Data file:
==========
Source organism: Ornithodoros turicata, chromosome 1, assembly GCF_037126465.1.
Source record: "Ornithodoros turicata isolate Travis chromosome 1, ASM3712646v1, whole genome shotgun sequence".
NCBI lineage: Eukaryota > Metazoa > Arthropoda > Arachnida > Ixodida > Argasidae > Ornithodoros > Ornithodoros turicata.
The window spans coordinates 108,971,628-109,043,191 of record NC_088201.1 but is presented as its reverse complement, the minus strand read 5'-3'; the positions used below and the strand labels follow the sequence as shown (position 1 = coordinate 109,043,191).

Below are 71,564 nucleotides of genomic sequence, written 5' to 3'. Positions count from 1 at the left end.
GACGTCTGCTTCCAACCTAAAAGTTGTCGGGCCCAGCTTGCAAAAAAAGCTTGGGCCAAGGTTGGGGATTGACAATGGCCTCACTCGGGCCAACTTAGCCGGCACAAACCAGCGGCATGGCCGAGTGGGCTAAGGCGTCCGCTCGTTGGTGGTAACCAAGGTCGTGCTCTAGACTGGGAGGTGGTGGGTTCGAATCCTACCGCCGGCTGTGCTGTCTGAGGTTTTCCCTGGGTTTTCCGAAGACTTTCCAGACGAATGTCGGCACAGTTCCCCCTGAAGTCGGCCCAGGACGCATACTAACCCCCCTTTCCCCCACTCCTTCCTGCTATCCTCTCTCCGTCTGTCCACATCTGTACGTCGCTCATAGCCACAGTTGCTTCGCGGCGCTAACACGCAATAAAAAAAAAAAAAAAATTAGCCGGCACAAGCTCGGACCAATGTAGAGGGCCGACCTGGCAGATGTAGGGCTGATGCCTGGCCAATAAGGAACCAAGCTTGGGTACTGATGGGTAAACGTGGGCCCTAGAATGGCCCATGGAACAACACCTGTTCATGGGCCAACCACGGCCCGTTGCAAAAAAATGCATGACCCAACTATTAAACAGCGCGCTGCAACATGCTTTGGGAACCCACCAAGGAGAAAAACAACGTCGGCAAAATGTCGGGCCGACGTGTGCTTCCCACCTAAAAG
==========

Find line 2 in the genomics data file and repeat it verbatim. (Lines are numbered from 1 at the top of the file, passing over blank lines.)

Source record: "Ornithodoros turicata isolate Travis chromosome 1, ASM3712646v1, whole genome shotgun sequence".